I am a Catholic and like other Catholics, go to church on Sundays and participate in the mass ceremonies. I have been a practicing catholic all my life. I can remember when I was a child however, and I had to wake up early on Sundays and wear my dress clothes (not a dress) to church. I would be tired from the night before, but over time I came to appreciate Sunday mass.
For those of you who do not have time or do not want to go to church, all I can say is that it is a wonderful place to reflect on things in your life and to be close to the ones you love. Everyone is happy (except for maybe a screaming baby here and there) and share in the experience as the priest reads from the Bible.
“Sharing”; that’s what it’s all about isn’t it? Perhaps my definition of sharing may be too extreme for some people . As I remember, one time I was at a church in Florida (which was very nice and peaceful) and when we all had to say “peace be with you” to the people around us; I stuck out my hand to shake hands, but to no avail, nobody shook my hand.
Later, I understood that there was a large percentage of people who preferred not to shake hands because of the possibility of spreading bacteria and viruses. This made me happy on one hand and creeped out on the other. I was happy to find out that I wasn’t considered a leper because nobody actually made contact with other people outside of their family members next to them.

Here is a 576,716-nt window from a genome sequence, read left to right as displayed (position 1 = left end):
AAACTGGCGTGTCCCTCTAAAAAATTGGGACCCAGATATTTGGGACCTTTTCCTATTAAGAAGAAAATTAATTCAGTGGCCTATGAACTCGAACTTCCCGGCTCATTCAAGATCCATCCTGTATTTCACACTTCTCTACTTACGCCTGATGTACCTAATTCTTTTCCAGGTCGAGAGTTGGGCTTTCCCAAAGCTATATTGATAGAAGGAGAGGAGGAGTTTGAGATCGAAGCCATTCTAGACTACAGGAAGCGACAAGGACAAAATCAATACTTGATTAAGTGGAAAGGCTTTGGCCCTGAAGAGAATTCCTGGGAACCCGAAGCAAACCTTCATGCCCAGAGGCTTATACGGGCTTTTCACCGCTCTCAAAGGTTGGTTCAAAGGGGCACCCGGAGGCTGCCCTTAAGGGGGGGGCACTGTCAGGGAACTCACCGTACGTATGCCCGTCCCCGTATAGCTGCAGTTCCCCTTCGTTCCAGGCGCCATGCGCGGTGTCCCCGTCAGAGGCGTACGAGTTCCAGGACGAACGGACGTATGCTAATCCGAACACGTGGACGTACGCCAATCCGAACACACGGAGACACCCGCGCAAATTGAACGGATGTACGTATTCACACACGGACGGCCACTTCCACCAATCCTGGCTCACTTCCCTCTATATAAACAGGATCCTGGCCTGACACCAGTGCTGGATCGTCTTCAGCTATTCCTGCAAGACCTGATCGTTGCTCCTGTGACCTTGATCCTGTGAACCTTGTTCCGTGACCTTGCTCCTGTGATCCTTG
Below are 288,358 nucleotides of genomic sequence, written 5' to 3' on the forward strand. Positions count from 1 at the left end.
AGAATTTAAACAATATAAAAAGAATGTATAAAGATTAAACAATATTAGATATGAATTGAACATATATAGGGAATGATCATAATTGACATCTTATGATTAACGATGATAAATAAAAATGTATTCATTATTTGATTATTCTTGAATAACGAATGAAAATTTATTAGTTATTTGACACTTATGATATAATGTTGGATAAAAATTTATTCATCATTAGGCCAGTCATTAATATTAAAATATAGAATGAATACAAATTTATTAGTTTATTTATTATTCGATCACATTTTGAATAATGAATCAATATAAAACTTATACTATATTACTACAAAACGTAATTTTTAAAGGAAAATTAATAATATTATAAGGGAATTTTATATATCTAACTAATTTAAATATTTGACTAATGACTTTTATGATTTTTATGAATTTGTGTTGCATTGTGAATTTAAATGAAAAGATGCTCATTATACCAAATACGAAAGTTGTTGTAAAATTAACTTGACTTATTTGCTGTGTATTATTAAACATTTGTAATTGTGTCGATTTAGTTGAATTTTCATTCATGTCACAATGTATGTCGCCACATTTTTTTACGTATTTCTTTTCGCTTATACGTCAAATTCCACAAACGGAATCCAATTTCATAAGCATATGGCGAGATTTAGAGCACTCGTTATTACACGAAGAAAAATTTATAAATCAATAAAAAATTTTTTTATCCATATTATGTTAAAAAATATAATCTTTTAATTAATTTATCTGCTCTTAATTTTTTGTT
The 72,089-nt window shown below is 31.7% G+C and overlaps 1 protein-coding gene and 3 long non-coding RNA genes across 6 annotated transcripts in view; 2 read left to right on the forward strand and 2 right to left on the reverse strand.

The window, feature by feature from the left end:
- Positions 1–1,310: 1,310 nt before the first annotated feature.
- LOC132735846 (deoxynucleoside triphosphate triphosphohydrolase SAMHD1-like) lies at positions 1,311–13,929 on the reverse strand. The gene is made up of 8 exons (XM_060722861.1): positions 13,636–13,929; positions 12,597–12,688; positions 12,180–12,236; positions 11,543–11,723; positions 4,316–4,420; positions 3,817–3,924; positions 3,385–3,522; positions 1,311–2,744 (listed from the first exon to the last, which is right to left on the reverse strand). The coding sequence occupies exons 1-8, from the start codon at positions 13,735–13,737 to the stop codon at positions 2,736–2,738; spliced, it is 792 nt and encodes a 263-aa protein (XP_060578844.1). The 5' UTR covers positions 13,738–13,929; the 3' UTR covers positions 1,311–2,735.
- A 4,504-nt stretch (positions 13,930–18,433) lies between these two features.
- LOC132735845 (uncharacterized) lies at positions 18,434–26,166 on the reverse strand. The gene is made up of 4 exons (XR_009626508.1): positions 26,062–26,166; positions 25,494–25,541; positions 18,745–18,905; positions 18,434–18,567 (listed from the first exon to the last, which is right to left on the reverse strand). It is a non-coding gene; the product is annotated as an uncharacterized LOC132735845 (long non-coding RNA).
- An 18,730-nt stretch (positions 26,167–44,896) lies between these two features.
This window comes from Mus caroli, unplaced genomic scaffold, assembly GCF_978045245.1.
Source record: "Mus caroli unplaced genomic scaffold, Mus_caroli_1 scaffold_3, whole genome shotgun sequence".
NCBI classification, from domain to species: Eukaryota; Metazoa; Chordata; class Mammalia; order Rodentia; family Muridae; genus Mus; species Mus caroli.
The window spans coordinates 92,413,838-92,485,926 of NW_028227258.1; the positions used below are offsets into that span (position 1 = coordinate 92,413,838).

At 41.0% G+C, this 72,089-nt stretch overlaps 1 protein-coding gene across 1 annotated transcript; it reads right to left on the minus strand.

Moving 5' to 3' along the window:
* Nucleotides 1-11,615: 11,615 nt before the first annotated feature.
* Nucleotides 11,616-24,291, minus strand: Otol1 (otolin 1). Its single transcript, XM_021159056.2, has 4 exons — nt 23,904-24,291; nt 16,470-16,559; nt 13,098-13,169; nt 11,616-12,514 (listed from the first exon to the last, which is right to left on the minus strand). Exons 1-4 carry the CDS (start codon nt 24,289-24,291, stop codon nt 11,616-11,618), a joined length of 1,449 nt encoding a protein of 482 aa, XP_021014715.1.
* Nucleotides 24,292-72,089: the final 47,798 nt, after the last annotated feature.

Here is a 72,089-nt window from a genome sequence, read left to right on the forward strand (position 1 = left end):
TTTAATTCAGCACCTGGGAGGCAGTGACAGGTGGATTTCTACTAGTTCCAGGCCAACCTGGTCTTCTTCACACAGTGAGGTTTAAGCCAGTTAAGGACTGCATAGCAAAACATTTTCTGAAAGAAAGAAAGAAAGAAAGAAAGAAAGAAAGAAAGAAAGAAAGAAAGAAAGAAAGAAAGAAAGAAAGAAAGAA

I felt concerned by this however, because I said to myself, ”what do people have on them that is so bad?” If we travel back in time to 2009, many of you remember the swine flu situation that we all faced, and before that we had AIDS. Both of these diseases are still around and when they made their first appearance; the public went nuts and began to take extra precautions to protect themselves from being infected.
Some of these precautions still exist with us today, such as the people in Florida who did not shake my hand. Something else which I have found interesting is the use of mini plastic cups instead of a chalice for communion. I will admit that I have never taken a sip from the chalice even when “swine flu” and “AIDS” were not talked about. I simply thought it was gross putting my lips onto something that had a large number of other people’s lips on it.
I suppose I was ahead of my time with this thought of not sipping the wine from the chalice, as I see less people drinking from it and more churches offering mini plastic cups. Maybe I’m a bad Catholic, because I still don’t take the mini plastic cups, or maybe I’m just paranoid about germs, bacteria, and viruses.